Once you receive this notice, you have 90 days to file a petition in Tax Court. If you have any reason to believe that the IRS has made an error in computing the tax, you should contact a tax litigation attorney immediately, so you can argue your case in Tax Court.

After filing your petition, you may not need to go to court at all. Your tax attorney may be able to negotiate a settlement that eliminates some or all of the assessed tax. Even if you and your attorney decide that the IRS is likely to win their case, you can negotiate an installment plan or Offer in Compromise in order to avoid any IRS collection actions.

IRS Collection Notices

There are many different types of notices to inform you that the IRS is about to use its broad collection powers to take your assets. Some of these notices include:

Notice of Intent to Levy
Notice of Federal Tax Lien
Notice of Jeopardy Levy
Notice of Levy on Your State Tax Refund
Post Levy Collection Due Process Notice

If you receive any of these IRS notices, you need an IRS Tax Attorney. When the IRS sends out one of the above notices, it means that the IRS is about to—or already has—seized your property, whether it was the funds in your bank account, a portion of your wages, or something else.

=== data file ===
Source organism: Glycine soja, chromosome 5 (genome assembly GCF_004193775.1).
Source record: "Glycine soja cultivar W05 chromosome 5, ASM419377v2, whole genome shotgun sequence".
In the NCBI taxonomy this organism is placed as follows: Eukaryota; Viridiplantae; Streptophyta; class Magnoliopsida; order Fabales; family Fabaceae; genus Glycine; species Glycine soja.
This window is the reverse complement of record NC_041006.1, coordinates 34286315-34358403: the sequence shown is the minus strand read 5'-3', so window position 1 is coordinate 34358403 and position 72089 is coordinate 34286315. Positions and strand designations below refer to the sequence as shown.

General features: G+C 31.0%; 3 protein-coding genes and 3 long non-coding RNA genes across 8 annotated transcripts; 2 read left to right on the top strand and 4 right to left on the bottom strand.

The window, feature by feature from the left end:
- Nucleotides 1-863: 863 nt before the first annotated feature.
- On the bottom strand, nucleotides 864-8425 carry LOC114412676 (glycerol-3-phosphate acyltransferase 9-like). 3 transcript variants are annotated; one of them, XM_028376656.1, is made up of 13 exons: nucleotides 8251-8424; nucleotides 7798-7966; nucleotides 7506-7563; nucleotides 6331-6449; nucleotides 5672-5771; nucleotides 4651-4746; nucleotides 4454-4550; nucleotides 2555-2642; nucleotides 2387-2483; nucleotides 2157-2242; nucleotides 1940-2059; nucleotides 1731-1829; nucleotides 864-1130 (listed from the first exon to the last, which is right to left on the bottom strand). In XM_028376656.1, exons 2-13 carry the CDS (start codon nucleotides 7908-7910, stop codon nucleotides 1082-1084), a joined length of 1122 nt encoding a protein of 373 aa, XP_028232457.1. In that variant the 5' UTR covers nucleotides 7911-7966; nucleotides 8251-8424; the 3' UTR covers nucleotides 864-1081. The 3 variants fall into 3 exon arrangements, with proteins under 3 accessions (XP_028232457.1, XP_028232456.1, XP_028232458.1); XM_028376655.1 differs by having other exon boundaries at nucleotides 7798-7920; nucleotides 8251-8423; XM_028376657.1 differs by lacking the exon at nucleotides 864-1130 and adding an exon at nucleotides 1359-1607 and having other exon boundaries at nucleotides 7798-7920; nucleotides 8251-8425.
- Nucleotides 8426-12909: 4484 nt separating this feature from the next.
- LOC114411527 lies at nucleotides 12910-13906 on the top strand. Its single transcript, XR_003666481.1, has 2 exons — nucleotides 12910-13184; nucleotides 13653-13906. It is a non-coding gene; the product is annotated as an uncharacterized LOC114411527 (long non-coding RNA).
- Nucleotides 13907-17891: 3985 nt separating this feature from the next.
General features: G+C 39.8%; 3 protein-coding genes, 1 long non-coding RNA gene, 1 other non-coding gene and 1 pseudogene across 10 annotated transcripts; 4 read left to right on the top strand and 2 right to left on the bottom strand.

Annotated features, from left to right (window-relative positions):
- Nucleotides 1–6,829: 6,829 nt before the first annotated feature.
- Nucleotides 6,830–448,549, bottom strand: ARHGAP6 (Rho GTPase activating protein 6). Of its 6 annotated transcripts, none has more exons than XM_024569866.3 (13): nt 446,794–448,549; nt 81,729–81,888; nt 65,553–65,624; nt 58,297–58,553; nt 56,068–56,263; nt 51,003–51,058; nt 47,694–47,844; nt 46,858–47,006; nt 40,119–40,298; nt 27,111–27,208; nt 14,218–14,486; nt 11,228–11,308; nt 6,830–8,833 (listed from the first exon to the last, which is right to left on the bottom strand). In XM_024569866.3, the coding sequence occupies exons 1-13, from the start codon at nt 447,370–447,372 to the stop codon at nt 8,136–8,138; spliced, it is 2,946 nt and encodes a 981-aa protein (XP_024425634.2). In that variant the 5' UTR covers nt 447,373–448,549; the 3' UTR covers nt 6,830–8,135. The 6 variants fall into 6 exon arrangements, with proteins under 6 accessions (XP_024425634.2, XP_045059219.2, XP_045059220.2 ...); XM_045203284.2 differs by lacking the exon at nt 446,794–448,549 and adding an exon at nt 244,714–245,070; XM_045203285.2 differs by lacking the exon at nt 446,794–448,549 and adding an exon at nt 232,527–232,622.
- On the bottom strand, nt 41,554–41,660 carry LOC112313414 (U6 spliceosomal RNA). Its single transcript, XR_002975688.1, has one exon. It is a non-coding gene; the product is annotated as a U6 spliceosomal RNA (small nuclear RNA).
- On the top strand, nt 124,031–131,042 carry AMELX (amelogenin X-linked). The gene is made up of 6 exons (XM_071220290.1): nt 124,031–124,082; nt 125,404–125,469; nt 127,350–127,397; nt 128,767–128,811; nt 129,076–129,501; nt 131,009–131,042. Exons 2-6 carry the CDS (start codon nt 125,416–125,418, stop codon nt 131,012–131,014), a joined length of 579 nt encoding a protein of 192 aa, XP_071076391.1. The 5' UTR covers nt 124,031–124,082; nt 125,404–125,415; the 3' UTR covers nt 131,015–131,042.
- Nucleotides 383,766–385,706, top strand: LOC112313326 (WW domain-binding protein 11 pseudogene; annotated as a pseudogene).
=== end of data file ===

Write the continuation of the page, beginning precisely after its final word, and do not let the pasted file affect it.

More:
IF YOU HAVE RECEIVED ANY OF THESE IRS NOTICES, YOU NEED AN IRS TAX ATTORNEY TO PROTECT YOUR RIGHTS.

You have a right to challenge these collection actions, whether they have already happened or not. In most cases, you can request a Collection Due Process hearing, but you only have 30 days to make such a request.

You may or may not be able to dispute the INCOME tax assessment at this point, but you can challenge the specific collection action being taken, and either agree to a payment plan or Offer in Compromise, either of which is preferable to having the IRS drain your bank account or garnish your wages.

FLAT FEE TAX SERVICE, INC. HAS THE BEST IRS HELP TEAM AND IS LED BY AN IRS TAX ATTORNEY WHO WORKS DIRECTLY WITH OUR CLIENTS.

CALL OUR IRS TAX HELP PHONE AT 1-800-589-3089 FOR YOUR FREE AND CONFIDENTIAL CONSULTATION.

VISIT OUR WEBSITES AND FOLLOW US ON FACEBOOK.

http://www.flatfeetaxservice.us

https://www.thebestirshelp.com

https://facebook.com/thebestirshelp

FLAT FEE TAX SERVICE IS BBB ACCREDITED – A PLUS RATING –

NO CLIENT COMPLAINTS (EVER)